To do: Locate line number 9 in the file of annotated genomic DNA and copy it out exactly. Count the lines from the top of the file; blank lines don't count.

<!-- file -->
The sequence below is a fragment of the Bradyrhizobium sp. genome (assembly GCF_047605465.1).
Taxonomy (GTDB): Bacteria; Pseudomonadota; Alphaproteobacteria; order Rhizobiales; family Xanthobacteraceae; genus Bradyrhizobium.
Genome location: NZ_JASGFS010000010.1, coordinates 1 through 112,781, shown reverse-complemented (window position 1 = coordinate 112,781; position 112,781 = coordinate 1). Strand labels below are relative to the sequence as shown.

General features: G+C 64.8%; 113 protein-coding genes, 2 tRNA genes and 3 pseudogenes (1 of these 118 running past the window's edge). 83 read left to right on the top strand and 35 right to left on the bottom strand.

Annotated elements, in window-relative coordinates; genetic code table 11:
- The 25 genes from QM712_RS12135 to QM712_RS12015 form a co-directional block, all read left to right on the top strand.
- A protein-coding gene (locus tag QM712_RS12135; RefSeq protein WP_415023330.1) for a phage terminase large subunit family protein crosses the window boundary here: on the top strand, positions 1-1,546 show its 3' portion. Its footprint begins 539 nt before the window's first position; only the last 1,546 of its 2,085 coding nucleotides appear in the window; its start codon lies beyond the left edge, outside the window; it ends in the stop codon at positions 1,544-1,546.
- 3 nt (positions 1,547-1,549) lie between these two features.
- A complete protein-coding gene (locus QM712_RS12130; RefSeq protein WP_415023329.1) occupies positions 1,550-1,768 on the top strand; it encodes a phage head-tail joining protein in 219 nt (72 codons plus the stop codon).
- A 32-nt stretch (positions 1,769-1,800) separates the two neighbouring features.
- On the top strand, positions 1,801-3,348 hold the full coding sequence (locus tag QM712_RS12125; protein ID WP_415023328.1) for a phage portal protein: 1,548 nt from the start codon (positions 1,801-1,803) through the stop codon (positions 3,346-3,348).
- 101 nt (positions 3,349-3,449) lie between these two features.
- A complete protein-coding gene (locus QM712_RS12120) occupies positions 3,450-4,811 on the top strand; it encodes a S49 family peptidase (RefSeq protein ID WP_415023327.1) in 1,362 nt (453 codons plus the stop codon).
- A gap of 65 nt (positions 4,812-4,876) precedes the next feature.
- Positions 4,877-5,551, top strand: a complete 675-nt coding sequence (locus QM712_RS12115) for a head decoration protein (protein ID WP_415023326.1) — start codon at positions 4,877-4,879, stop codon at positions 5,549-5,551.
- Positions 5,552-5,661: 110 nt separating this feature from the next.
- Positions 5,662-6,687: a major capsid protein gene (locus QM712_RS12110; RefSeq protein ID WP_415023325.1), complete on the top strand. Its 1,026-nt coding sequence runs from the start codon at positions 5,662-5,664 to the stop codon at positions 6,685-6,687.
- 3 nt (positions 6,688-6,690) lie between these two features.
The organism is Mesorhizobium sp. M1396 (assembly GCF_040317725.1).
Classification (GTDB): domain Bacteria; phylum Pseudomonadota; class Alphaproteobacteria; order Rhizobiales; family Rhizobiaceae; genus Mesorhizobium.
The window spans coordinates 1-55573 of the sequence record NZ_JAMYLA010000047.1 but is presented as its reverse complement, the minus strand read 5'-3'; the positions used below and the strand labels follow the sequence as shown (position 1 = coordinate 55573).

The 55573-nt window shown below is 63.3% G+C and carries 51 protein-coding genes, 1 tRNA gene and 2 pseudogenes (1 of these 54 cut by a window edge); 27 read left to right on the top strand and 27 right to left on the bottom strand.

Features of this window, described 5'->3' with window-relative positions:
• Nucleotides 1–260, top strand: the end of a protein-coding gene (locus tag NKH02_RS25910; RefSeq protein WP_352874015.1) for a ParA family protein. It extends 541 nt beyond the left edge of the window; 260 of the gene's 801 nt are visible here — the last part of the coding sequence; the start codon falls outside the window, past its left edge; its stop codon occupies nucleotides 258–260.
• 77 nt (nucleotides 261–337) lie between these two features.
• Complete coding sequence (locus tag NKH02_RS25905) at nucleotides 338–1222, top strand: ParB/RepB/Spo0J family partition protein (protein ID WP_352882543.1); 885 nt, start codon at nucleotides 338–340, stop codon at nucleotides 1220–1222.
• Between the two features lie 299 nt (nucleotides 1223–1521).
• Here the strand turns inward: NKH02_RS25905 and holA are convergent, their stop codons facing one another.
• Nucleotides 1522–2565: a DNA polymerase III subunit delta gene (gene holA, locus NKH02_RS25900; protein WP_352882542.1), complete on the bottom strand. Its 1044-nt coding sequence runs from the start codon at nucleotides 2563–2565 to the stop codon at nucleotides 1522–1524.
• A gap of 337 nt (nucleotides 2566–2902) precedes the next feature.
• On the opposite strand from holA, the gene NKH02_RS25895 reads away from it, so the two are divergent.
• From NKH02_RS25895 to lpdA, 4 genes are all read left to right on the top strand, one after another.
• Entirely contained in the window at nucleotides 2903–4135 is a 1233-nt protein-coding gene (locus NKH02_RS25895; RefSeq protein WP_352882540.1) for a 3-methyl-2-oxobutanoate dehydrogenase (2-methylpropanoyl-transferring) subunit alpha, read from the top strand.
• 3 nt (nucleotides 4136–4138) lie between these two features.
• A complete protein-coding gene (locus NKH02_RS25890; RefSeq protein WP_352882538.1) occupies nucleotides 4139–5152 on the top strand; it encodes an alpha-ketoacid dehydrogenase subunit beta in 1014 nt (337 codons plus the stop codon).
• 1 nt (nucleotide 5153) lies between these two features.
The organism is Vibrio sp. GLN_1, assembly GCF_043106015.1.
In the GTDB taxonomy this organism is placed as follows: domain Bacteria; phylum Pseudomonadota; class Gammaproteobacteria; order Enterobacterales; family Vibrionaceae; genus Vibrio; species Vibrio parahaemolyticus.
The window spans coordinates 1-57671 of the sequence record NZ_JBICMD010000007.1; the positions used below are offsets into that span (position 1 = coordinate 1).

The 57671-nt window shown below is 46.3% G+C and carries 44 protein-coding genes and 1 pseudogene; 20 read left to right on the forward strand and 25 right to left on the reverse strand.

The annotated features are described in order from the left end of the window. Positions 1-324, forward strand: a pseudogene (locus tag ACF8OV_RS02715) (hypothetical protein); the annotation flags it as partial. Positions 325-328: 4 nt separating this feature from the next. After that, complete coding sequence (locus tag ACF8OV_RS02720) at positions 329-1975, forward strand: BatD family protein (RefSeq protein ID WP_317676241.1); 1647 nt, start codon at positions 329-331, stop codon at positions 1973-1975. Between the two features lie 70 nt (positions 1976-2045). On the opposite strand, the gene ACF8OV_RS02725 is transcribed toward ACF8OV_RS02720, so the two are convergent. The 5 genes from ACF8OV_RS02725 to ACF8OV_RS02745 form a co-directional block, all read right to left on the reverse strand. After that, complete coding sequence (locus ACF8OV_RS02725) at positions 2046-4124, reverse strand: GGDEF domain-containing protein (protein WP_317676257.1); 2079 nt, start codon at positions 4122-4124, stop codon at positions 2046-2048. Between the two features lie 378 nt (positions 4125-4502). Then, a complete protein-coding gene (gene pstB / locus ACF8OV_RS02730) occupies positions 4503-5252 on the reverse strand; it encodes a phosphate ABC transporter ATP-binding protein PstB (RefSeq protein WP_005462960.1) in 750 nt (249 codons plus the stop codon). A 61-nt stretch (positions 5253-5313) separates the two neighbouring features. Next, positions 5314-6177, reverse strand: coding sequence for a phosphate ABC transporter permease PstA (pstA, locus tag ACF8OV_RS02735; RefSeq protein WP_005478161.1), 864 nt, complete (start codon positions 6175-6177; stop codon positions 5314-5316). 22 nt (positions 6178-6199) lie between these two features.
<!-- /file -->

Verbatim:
- A complete protein-coding gene (locus QM712_RS12130; RefSeq protein WP_415023329.1) occupies positions 1,550-1,768 on the top strand; it encodes a phage head-tail joining protein in 219 nt (72 codons plus the stop codon).